Handling Statistics – Pulling data from Yii and displaying with HighCharts

“Facts are stubborn things, but statistics are pliable.” 
― Mark Twain

Sometimes, you might want to display some kind of charts in your Yii project based on the data that you’ve collected in your database. From the front end, there is an awesome way to do so, being a plugin called HighCharts, that is both eye-appealing and free to use if you’re not a commercial website. In this post, we’ll be looking at how to integrate it with a back end running on Yii. For an example of data, we’ll be logging website visits and visitors.

Gathering data

First of all, let’s get some data to start with. Create a simple table in the database that looks like this:

Снимок экрана 2014-08-17 в 17.01.38

and generate a model for it using Gii.

Now, we’ll be adding a mechanism to record the visits. It should be sitewide, so let’s add it to components/Controller.php. It should also determine whether the user is a new visitor or someone who we already have in our records. We’ll be using a permanent cookie for that.

The code is pretty straightforward:

public function init() {

if(isset(Yii::app()->request->cookies['user_identifier']->value)) { // returning visitor $user_identifier = Yii::app()->request->cookies['user_identifier']->value; // try to find if we have anything logged for today $model = Visitors::model()->findByAttributes(array("date"=>date("Y-m-d"), "user_identifier"=>$user_identifier)); if(!$model) { // first time today! $model = new Visitors; $model->date = date("Y-m-d"); $model->user_identifier = $user_identifier; $model->visits = 1; $model->save(); } else { // just adjust the count $model->visits++; $model->save(); } } else { // a new visitor $user_identifier = md5(rand()); // a nice way to generate a random string $cookie = new CHttpCookie('user_identifier', $user_identifier); $cookie->expire = time() + (60*60*24*365*5); // should not expire less than in five years! Yii::app()->request->cookies['user_identifier'] = $cookie; // record the visit $model = new Visitors; $model->date = date("Y-m-d"); $model->user_identifier = $user_identifier; $model->visits = 1; $model->save(); } parent::init(); }

Now, if you get back to the site and open up a few pages, you should get a single record in the database. In my case, it looks like this:

Снимок экрана 2014-08-17 в 17.23.45

Setting up HighCharts

So far, so good. Now, let’s render some actual charts! You can grab the plugin in question at http://highcharts.com and copy all the files to your project, or simply add a few lines to the main layout:

<script src="http://code.jquery.com/jquery-1.11.1.js"></script>
<script src="http://code.highcharts.com/highcharts.js"></script>
<script src="http://code.highcharts.com/modules/exporting.js"></script>

Once that is done, we should tell it to render something! There’s dozens of demos for different kinds of graphs you can have with HighCharts on this page, but we will be using a plain line chart for now.

Take the code from this JSFiddle and add it to a view you want to use. I will be using the site index. Don’t forget to add a container div that you will be rendering in!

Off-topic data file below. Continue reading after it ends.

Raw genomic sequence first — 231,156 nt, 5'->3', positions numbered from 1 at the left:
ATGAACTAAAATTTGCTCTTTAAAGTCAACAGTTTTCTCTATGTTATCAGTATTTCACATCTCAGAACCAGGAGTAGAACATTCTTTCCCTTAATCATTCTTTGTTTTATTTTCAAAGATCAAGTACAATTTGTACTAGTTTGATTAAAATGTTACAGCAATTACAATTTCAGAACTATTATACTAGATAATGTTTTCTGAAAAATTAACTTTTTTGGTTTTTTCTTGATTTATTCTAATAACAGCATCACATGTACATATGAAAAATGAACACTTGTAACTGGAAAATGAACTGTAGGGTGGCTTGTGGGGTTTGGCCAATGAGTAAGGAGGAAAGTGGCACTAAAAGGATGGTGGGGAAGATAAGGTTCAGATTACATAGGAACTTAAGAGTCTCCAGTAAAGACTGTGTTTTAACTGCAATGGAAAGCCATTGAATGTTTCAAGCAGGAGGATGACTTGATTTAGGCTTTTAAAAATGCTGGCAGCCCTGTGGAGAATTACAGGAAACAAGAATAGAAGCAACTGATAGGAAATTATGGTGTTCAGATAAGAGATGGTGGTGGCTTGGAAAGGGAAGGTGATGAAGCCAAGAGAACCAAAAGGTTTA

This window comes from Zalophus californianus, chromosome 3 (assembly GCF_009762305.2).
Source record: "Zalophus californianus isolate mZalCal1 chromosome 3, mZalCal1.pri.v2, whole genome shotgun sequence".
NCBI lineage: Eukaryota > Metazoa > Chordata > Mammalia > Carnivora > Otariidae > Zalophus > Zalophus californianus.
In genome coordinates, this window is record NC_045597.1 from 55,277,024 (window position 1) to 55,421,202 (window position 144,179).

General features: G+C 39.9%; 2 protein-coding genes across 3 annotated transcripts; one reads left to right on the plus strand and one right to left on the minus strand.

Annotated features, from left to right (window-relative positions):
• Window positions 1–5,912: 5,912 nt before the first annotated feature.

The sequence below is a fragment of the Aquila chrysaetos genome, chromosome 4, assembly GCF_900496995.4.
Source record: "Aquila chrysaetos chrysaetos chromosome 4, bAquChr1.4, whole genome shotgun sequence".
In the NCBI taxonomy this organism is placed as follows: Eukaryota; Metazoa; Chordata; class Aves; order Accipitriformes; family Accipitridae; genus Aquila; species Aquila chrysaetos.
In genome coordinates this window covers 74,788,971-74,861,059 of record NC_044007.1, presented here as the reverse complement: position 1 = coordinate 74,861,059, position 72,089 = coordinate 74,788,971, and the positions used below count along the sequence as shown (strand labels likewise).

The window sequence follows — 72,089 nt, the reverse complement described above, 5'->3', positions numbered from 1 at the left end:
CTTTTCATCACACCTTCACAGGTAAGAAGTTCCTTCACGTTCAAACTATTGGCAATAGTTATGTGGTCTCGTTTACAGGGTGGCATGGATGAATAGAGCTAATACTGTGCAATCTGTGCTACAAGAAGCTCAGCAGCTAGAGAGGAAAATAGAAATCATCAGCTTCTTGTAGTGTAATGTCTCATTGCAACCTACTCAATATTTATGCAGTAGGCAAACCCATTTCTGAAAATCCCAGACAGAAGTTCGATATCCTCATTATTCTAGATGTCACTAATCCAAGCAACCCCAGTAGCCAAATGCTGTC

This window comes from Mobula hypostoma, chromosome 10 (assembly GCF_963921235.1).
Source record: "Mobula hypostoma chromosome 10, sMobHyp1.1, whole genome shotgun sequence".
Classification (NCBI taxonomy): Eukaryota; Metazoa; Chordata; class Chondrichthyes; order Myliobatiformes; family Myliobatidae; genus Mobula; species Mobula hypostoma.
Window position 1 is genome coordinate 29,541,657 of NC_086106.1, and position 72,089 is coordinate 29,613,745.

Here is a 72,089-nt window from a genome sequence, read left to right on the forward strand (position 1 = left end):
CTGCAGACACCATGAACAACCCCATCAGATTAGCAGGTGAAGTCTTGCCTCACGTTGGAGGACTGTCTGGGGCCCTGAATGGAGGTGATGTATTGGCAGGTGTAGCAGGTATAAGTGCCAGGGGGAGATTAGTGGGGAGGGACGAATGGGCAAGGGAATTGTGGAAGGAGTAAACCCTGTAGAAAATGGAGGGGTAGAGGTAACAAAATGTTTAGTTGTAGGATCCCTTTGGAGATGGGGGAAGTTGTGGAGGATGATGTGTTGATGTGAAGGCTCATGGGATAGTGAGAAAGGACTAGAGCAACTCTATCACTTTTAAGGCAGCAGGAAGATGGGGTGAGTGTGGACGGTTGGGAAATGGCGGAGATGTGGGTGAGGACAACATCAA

And there it goes:

Снимок экрана 2014-08-17 в 17.34.53

Okay, but how do you get the data to be dynamic? Changing it right in the view, according to MVC, is not the proper approach to doing so. Why don’t we try grabbing it with JSON then? Wrap the highcharts init call in a getJSON function:

$.getJSON('http://www.highcharts.com/samples/data/jsonp.php?filename=analytics.csv&callback=?', function (csv) {

Then our code will look like this (let’s also change some labels, while we’re at it!)


$(function () { $.getJSON('<?php echo $this->createUrl("site/stats"); ?>', function (json) { $('#container').highcharts({ title: { text: 'Site Traffic', x: -20 //center }, xAxis: { categories: json.dates }, yAxis: { title: { text: 'Daily count' }, plotLines: [{ value: 0, width: 1, color: '#808080' }] }, legend: { layout: 'vertical', align: 'right', verticalAlign: 'middle', borderWidth: 0 }, series: [{ name: 'Unique visitors', data: json.visitors }, { name: 'Page visits', data: json.visits }] }); }); }); </script> <div id="container"></div>

This will be initiating an AJAX call to actionStats in our SiteController. Such an action is not yet there, though. Let’s go ahead and create one.

public function actionStats()
$response = array();
// collect all the unique dates
$dates = array();
foreach($models as $model)
array_push($dates, $model->date);
// why not also format the dates for display?
$response["dates"] = array();
foreach($dates as $date) {
$datetime = new DateTime($date);
array_push($response["dates"], $datetime->format("M jS"));
// count the visitors and the visits for each day
$response["visitors"] = array();
$response["visits"] = array();
foreach($dates as $date) {
$visits = 0;
$visitors = Visitors::model()->findAllByAttributes(array("date"=>$date));
foreach($visitors as $visitor)
$visits += $visitor->visits;
array_push($response["visitors"], count($visitors));
array_push($response["visits"], $visits);
echo json_encode($response);

And that will give us a JSON response just like this:


Why don’t we cheat with the statistics now and add a few other dates manually through the database, so we have several?

Then, if we refresh the website, we’ll have our nice-looking graphs right there.

The picture is also easily exported to several formats, including PDF and SVG.

Basing on this, you can create almost any kinds of charts that you need for your website. Just be sure to keep your code clean and follow the MVC practices!

Was this helpful? Share it!

Leave a Reply

Your email address will not be published. Required fields are marked *

You may use these HTML tags and attributes: <a href="" title=""> <abbr title=""> <acronym title=""> <b> <blockquote cite=""> <cite> <code> <del datetime=""> <em> <i> <q cite=""> <strike> <strong>